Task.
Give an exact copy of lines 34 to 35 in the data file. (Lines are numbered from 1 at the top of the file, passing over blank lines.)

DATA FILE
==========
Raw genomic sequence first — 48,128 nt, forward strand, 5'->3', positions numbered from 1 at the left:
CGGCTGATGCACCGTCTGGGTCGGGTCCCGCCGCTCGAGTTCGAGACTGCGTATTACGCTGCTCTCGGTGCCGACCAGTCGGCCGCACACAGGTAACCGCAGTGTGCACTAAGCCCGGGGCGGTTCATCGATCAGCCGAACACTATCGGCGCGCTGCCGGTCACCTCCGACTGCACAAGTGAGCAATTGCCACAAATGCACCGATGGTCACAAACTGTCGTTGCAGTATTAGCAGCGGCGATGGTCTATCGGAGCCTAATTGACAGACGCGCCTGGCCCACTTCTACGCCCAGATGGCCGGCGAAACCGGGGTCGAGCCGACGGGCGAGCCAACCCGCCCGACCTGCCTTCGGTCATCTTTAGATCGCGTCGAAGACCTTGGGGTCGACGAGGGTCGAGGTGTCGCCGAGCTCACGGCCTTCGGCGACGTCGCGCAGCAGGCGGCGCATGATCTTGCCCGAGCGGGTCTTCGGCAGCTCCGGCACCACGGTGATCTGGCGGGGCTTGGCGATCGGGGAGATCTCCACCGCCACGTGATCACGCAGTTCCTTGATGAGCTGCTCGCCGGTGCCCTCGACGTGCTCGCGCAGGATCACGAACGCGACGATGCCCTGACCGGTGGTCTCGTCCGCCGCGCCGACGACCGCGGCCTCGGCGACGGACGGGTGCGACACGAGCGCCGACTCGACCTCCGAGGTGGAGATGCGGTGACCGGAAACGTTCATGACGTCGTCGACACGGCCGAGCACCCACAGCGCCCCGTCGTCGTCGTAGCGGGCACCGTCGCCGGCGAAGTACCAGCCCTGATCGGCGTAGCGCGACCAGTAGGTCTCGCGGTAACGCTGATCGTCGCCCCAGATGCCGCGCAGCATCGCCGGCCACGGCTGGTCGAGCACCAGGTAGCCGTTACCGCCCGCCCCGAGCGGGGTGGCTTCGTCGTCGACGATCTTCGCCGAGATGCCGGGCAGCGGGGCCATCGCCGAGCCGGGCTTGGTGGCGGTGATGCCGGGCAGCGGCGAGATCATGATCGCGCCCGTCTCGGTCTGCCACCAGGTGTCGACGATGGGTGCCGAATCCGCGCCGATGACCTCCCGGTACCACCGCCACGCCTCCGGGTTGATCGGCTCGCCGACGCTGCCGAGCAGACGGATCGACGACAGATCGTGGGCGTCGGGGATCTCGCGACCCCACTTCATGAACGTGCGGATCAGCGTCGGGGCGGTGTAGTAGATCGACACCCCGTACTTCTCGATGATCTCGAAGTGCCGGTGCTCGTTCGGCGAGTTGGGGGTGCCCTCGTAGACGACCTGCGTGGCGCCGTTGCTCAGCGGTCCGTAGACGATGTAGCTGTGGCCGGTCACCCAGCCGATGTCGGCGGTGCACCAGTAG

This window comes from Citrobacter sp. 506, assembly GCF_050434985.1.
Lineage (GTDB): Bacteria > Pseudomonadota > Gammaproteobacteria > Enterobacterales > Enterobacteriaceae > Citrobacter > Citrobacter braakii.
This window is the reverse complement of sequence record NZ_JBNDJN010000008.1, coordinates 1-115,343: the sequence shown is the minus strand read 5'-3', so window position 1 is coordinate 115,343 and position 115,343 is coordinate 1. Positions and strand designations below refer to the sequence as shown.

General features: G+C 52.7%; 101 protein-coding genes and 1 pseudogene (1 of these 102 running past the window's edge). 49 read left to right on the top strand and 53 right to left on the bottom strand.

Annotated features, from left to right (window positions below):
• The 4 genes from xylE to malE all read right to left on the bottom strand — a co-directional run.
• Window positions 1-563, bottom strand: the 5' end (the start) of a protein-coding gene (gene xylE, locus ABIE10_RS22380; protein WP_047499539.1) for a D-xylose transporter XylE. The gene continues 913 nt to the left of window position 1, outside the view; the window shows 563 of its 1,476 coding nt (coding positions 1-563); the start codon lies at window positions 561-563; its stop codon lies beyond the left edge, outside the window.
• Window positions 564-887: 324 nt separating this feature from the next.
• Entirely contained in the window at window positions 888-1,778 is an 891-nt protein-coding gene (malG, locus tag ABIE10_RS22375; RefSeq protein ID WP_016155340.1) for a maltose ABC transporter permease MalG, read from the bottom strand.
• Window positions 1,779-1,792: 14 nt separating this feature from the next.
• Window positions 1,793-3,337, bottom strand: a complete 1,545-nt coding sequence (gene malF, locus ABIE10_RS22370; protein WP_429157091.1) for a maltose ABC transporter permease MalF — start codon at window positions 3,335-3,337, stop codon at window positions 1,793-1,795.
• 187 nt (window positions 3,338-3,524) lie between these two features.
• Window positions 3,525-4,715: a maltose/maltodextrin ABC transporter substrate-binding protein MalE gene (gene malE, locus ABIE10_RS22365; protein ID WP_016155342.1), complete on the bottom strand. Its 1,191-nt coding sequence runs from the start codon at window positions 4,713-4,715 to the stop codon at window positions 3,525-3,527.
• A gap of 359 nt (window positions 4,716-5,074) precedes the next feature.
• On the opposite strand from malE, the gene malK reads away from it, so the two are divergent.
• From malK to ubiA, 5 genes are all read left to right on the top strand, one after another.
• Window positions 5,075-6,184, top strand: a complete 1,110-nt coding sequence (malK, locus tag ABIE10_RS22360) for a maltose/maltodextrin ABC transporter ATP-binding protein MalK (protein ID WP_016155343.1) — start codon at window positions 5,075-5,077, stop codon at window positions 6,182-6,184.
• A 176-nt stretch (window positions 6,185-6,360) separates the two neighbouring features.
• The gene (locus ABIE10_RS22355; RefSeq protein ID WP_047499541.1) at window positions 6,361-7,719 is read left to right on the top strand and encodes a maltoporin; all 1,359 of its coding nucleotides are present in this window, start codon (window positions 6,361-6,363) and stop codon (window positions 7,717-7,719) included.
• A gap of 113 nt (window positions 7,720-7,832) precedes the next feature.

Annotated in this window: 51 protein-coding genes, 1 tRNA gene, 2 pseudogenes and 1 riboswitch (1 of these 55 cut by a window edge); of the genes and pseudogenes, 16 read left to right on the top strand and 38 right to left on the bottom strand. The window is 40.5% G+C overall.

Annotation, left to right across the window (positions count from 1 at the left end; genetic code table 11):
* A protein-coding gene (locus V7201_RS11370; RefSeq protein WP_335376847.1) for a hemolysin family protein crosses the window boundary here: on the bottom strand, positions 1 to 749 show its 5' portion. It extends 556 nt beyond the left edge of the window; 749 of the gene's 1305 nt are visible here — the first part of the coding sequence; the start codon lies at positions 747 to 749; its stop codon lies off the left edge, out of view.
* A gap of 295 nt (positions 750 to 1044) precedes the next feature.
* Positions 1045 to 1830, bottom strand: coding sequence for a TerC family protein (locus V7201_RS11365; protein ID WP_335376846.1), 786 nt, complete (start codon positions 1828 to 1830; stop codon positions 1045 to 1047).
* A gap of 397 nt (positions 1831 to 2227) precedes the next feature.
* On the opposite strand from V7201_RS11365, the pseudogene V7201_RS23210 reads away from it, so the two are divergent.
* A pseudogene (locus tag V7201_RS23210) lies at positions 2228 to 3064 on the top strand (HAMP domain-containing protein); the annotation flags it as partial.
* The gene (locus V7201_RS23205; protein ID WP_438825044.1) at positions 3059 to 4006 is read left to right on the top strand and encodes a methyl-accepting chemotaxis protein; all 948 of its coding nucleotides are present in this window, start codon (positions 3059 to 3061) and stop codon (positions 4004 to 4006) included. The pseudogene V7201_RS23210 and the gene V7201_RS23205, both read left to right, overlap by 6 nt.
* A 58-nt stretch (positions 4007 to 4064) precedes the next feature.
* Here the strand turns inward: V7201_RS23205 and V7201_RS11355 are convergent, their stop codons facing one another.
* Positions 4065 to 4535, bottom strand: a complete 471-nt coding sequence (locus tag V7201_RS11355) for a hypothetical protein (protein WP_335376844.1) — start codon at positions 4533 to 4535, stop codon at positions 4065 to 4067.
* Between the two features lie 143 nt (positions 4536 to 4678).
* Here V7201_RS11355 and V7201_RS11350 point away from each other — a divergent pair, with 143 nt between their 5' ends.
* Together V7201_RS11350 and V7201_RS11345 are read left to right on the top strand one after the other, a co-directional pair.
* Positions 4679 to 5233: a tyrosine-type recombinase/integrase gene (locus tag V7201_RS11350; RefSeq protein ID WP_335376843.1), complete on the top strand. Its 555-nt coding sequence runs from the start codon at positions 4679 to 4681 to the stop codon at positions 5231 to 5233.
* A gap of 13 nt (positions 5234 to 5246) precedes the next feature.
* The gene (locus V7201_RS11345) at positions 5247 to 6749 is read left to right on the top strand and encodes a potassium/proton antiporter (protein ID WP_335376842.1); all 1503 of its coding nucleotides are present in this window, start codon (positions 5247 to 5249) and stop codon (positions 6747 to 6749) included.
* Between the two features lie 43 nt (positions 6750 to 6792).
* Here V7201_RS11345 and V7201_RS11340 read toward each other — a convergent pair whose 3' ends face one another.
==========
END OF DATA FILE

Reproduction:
* Positions 4065 to 4535, bottom strand: a complete 471-nt coding sequence (locus tag V7201_RS11355) for a hypothetical protein (protein WP_335376844.1) — start codon at positions 4533 to 4535, stop codon at positions 4065 to 4067.
* Between the two features lie 143 nt (positions 4536 to 4678).